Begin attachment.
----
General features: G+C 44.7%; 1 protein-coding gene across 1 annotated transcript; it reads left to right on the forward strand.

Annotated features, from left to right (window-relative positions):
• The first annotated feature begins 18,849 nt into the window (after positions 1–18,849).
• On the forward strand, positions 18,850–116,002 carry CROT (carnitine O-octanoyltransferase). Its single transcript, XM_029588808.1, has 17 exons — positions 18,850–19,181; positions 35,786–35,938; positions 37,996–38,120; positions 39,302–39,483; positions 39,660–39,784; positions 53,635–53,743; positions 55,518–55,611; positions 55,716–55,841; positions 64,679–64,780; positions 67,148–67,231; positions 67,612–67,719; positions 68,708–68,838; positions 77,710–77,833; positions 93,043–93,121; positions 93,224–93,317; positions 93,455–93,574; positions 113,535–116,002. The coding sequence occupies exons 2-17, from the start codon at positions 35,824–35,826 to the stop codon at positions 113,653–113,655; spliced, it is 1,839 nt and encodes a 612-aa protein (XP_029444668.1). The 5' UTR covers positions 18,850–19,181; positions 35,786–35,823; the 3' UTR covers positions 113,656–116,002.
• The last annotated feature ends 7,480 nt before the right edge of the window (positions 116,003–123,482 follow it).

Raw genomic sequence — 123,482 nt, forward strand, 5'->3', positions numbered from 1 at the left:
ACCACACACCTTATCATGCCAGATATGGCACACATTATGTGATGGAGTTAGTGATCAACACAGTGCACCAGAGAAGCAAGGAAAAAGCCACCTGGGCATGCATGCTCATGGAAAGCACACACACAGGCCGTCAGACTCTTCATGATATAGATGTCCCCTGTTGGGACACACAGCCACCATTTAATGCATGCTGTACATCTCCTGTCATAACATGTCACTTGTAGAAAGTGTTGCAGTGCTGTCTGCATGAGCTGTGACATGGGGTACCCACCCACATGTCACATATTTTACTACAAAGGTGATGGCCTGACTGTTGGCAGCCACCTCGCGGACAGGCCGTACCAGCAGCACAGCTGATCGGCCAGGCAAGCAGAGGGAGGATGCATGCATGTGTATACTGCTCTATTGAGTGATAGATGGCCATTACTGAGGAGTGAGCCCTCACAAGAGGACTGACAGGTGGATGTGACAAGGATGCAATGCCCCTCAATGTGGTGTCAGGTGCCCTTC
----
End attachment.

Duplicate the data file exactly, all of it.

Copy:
General features: G+C 44.7%; 1 protein-coding gene across 1 annotated transcript; it reads left to right on the forward strand.

Annotated features, from left to right (window-relative positions):
• The first annotated feature begins 18,849 nt into the window (after positions 1–18,849).
• On the forward strand, positions 18,850–116,002 carry CROT (carnitine O-octanoyltransferase). Its single transcript, XM_029588808.1, has 17 exons — positions 18,850–19,181; positions 35,786–35,938; positions 37,996–38,120; positions 39,302–39,483; positions 39,660–39,784; positions 53,635–53,743; positions 55,518–55,611; positions 55,716–55,841; positions 64,679–64,780; positions 67,148–67,231; positions 67,612–67,719; positions 68,708–68,838; positions 77,710–77,833; positions 93,043–93,121; positions 93,224–93,317; positions 93,455–93,574; positions 113,535–116,002. The coding sequence occupies exons 2-17, from the start codon at positions 35,824–35,826 to the stop codon at positions 113,653–113,655; spliced, it is 1,839 nt and encodes a 612-aa protein (XP_029444668.1). The 5' UTR covers positions 18,850–19,181; positions 35,786–35,823; the 3' UTR covers positions 113,656–116,002.
• The last annotated feature ends 7,480 nt before the right edge of the window (positions 116,003–123,482 follow it).

Raw genomic sequence — 123,482 nt, forward strand, 5'->3', positions numbered from 1 at the left:
ACCACACACCTTATCATGCCAGATATGGCACACATTATGTGATGGAGTTAGTGATCAACACAGTGCACCAGAGAAGCAAGGAAAAAGCCACCTGGGCATGCATGCTCATGGAAAGCACACACACAGGCCGTCAGACTCTTCATGATATAGATGTCCCCTGTTGGGACACACAGCCACCATTTAATGCATGCTGTACATCTCCTGTCATAACATGTCACTTGTAGAAAGTGTTGCAGTGCTGTCTGCATGAGCTGTGACATGGGGTACCCACCCACATGTCACATATTTTACTACAAAGGTGATGGCCTGACTGTTGGCAGCCACCTCGCGGACAGGCCGTACCAGCAGCACAGCTGATCGGCCAGGCAAGCAGAGGGAGGATGCATGCATGTGTATACTGCTCTATTGAGTGATAGATGGCCATTACTGAGGAGTGAGCCCTCACAAGAGGACTGACAGGTGGATGTGACAAGGATGCAATGCCCCTCAATGTGGTGTCAGGTGCCCTTC